time, it wasn't the public" pushing up prices. "It was the momentum
guys and the trend players. After Las Vegas I flew to Geneva to see
potential clients for our offshore fund. They were better than the
(American) retail (investors) in Las Vegas, but not much better. It
was a very hard sell."

If this were a long-term peak in gold, Hathaway would have at least
$50 billion in his fund. He would have had investors throwing their
room keys at him on the stage.

Martin Pring of the eponymous technical analysis firm is fairly
certain that May's price action in gold means that "for all intents
and purposes the game is over for now. There could be a sharp
downside and then a trading range, or we could work off (the
overexcitement) with a slow Chinese torture. I think $490 is the
logical retracement level. When it gets there, I'll start thinking
about what the new secular highs will be.

"For me the proof that we'd passed a top was the story in a weekly
financial newspaper about gold going to $8,000 an ounce."

The man interviewed in that story is James Turk, author of "The
Coming Collapse of the Dollar" and founder of I had a
chance to talk to Mr. Turk last week when he passed through New
York. He's much lower-key in person than in his press releases,
appearing more like the banker he once was rather than what you
think of when you hear the word "goldbug."

It's hard to pinpoint the difference between someone who is just
bullish about gold and a goldbug, since both share a high level of
scepticism about most countries' monetary policy and the markets'
present valuation of financial assets.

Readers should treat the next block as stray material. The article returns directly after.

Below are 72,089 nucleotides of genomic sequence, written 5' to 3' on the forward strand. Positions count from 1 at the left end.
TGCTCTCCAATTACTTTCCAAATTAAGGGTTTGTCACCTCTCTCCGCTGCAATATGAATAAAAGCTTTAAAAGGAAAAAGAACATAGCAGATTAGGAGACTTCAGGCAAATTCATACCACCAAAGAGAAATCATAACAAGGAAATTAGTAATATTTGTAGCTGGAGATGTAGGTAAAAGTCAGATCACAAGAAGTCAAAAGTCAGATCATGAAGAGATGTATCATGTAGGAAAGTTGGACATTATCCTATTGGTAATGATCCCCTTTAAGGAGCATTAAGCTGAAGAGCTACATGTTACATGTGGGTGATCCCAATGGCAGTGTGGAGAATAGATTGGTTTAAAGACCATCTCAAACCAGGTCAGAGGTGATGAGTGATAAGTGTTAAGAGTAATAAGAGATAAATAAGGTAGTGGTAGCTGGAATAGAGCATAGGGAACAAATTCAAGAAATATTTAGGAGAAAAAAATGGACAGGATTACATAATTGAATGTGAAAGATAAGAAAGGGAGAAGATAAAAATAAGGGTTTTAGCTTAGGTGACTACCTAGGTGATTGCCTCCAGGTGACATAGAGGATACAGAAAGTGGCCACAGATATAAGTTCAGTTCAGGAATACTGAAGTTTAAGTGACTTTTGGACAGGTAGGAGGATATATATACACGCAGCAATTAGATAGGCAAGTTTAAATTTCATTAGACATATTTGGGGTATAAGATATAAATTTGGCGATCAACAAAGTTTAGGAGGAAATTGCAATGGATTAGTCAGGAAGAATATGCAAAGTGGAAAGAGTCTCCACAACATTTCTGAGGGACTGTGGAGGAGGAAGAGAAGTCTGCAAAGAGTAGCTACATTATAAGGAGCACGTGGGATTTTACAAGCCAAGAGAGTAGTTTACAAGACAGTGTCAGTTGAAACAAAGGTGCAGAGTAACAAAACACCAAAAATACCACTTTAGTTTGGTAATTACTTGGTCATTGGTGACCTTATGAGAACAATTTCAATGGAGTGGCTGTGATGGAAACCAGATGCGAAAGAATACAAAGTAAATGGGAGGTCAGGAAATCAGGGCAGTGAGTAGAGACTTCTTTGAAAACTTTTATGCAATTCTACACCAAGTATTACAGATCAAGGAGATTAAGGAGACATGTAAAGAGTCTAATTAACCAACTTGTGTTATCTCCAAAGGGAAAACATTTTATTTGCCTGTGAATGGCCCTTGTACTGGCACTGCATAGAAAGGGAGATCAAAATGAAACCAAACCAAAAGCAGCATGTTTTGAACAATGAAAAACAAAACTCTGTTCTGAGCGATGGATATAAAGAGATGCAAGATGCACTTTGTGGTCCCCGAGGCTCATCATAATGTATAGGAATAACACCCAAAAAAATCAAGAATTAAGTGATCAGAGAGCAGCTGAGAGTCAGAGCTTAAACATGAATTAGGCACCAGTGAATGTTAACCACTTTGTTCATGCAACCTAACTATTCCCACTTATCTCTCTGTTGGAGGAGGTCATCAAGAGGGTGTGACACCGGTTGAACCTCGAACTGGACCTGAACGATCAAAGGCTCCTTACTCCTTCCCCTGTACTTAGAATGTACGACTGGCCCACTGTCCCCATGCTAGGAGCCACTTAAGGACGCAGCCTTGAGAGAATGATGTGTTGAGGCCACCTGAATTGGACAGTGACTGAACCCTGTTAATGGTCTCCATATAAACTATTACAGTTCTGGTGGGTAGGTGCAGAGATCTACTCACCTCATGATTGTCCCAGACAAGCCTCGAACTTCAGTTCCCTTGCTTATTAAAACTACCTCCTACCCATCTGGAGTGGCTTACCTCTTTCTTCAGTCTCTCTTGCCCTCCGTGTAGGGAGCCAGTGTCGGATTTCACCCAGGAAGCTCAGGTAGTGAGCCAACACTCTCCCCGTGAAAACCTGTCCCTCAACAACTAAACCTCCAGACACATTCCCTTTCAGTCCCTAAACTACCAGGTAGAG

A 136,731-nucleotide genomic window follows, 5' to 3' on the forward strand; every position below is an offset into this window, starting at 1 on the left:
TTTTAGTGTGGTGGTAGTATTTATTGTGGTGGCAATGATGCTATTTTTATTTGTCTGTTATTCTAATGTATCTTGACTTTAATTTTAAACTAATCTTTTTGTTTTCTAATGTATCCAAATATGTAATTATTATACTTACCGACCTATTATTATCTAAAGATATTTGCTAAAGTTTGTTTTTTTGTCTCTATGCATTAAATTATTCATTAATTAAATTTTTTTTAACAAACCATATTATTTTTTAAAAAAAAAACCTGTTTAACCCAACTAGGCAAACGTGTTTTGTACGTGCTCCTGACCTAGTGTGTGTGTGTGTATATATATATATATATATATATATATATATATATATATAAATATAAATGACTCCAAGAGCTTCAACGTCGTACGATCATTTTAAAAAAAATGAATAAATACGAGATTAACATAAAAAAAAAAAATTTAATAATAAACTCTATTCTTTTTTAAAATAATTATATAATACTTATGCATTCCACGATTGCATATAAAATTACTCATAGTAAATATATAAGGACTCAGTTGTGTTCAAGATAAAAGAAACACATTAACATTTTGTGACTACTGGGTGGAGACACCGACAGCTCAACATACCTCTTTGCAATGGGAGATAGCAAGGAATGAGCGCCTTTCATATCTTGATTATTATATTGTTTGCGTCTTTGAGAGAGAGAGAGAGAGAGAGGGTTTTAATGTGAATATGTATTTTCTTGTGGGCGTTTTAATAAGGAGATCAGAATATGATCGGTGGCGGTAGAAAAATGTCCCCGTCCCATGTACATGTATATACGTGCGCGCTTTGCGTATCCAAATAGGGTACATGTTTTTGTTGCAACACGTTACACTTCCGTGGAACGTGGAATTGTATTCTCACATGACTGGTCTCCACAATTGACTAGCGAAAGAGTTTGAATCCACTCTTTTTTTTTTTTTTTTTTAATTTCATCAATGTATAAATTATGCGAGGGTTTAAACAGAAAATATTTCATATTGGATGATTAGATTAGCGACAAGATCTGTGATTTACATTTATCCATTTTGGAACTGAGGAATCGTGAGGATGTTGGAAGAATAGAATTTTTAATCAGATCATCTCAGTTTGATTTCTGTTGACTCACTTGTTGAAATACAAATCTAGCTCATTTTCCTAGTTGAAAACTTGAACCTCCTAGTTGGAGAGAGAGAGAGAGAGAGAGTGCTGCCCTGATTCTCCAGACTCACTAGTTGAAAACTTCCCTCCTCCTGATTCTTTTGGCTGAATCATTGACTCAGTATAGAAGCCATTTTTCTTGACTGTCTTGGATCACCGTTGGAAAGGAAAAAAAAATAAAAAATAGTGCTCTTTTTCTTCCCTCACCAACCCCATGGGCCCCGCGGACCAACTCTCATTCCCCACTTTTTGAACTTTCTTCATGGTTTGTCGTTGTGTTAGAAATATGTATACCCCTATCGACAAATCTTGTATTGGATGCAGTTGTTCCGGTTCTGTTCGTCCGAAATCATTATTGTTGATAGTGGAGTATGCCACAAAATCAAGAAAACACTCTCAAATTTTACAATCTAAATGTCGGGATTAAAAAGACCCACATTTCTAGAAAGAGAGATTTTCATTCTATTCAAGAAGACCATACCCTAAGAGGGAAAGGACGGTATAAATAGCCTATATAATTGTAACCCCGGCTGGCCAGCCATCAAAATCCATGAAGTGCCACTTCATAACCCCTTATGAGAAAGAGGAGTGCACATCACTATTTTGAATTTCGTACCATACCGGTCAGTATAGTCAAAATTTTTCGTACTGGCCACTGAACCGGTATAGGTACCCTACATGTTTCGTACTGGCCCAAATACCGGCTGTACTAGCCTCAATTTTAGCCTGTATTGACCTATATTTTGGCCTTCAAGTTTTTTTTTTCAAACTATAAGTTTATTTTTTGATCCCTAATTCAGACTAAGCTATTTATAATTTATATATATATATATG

The most significant difference would be the goldbugs' firm
conviction that the gold price has been manipulated by a cabal of
Western governments, gold dealers, and bankers.

I've heard and read their arguments and I don't buy it. But Jim Turk
does. He and his confreres believe that through the 1990s and up to
the present time, Western governments have used the gold leasing
market, along with central bank gold sales, to push the price below
where it should be by all rights. As he says: "Manipulation of the
gold price is done to maintain the illusion that the dollar is
worthy of being the world's reserve currency."

Mr. Turk and the other goldbugs have an alternative reserve currency
in mind, of course.

You don't, however, need to believe in the resurrection of the gold
standard to conclude that gold is a very useful investment -- or at
least savings -- medium.

There are too many overleveraged financial markets in the important
currencies, and the prices of these currencies need to be marked
down to meet people's ability to support them with real income.

That doesn't mean timing isn't still very important. You probably
have $100- or $150-worth of correction to go before you should go
back into gold. And I'll be examining one of the goldbugs' theories
about the Clinton administration and gold market manipulation in a
future column.